Nearly 20 years after her death, the young R&B prodigy Aaliyah remains nearly as influential now as she was back then in the late ‘90s to ‘00s. Although her full musical discography — three studio albums, and countless radio hits — has never been released onto streaming services before, the late R&B star’s legacy has lived on, very frequently in the songs of others.
From OutKast to Kendrick Lamar and J. Cole to Tamar Braxton, artists and musicians throughout hip-hop and R&B have long pulled inspiration from Aaliyah’s dulcet tones, and the adventurous production work of her songs courtesy of Timbaland and (unfortunately) R. Kelly. Drake’s notorious obsession with the late singer has brought forth several tracks that prominently feature Aaliyah’s voice, from his song “Unforgettable” with Young Jeezy, which opens with her voice, to “Is There More” where she incidentally closes the song.
Now, with the first drop of Aaliyah’s highly-anticipated catalog arriving onto Spotify this Friday, NYLON rounded-up nine of the greatest Aaliyah samples in hip-hop and R&B, with songs from Drake, The Weeknd, Tink, Normani, and more.
Drake’s “Unforgettable” ft. Young Jeezy
“Unforgettable,” off Drake’s debut studio album Thank Me Later, is on the surface a track about dealing with a breakup while simultaneously being on the rise to fame. But the song’s title hints at its deeper meaning, a theme that is embedded throughout Drake’s career: a desire to be legendary, timeless — like a classic R&B song. Sampling Aaliyah’s 1994 rendition of The Isley Brothers’ 1976 “(At Your Best) You Are Love” instantly drives this point home. What’s more unforgettable than one of the most iconic singers of our time?
Tamar Braxton ft. Future, “Let Me Know”
Aaliyah’s slow and silky ballad “At Your Best (You Are Love)” got a bolt of energy when Tamar Braxton repurposed the song’s beat and Aaliyah’s vocals for a trap-inflected mid-tempo R&B tune with Future. Aaliyah singing, “Let me know,” in an angelic chipmunk pitch quietly echoes in the background throughout the song. Overall, the 2016 track is a tasteful little bop that also hits all the right nostalgia buttons.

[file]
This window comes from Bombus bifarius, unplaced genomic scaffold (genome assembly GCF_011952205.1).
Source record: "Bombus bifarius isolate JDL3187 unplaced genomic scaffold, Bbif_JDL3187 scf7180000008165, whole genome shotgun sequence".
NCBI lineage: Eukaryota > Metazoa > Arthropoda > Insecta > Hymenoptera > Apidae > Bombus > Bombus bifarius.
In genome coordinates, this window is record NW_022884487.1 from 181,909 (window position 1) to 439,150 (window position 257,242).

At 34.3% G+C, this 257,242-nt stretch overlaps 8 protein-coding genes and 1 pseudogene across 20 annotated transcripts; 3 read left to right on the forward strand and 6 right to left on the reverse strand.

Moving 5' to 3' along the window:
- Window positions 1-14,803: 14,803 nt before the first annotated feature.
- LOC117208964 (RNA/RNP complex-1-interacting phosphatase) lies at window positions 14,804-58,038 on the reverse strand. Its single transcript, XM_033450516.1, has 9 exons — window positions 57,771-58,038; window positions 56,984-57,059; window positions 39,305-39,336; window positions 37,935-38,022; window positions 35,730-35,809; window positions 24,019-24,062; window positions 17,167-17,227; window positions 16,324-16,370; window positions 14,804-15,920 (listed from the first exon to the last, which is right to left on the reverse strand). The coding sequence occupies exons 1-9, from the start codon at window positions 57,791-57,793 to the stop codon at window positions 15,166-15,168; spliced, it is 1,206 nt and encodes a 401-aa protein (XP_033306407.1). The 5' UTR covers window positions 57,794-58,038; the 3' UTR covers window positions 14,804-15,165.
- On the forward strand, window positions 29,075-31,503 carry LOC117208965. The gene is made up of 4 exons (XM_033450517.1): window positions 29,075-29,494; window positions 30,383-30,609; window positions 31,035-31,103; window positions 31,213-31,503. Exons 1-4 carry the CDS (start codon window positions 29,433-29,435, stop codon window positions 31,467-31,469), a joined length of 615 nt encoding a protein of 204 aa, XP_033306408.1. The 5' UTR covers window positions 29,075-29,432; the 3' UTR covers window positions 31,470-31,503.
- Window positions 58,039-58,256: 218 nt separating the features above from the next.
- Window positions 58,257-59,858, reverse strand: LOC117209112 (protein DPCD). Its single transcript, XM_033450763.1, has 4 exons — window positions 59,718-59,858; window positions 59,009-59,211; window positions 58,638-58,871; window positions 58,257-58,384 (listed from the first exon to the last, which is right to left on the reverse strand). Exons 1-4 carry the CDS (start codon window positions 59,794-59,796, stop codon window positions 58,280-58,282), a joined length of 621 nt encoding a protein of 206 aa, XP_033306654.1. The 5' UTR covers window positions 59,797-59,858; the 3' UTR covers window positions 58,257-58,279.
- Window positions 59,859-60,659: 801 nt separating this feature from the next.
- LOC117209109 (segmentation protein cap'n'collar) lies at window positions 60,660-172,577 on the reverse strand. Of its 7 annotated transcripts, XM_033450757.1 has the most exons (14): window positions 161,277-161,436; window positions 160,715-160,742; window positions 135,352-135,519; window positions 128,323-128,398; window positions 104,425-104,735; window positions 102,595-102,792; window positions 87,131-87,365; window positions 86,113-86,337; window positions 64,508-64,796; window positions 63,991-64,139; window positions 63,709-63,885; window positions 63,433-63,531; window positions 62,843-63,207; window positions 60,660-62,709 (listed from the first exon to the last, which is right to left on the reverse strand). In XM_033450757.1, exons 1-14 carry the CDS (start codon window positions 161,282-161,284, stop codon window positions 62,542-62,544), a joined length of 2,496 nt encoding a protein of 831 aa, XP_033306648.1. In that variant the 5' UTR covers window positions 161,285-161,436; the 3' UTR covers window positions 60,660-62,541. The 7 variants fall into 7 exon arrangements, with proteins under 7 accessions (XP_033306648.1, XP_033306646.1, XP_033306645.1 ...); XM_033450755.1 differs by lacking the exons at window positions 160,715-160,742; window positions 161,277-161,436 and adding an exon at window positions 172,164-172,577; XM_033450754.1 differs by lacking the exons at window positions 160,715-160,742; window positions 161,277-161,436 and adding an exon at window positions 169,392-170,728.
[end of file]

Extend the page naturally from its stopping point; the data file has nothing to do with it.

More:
The Weeknd’s “What You Need”
Samples: Aaliyah’s “Rock The Boat”
“What You Need,” a seductive, hypnotic ballad from The Weeknd’s enigmatic House Of Balloons era, samples Aaliyah’s sensual “Rock The Boat” — a song about her addiction to her lover’s touch. “Boy, you really get me high/I feel like I'm on dope,” Aaliyah sings in the R&B song’s opener; it’s fitting, then, that Abel sampled the song for “What You Need” — a song about his girl being dependent on his love the way one might be on drugs. (While the original version of the song samples Aaliyah’s “Rock The Boat,” it was the only sample not cleared for the repackaging of Abel’s early mixtapes into Trilogy, and the sample was later removed from the track it inspired).
Kendrick Lamar’s “Blow My High (Members Only)”
Samples: Aaliyah’s “4 Page Letter”
“R.I.P. Aaliyah,” Kendrick sings throughout the chorus of this Section.80 track as a direct tribute to the late singer. In fact, the whole song finds Kendrick paying his respects to fallen hip-hop icons, as it samples Aaliyah’s “4 Page Letter,” the late Pimp C’s verse from Jay-Z’s “Big Pimpin,” and references TLC’s Lisa “Left Eye” Lopes, who died at the age of 30 in a car crash.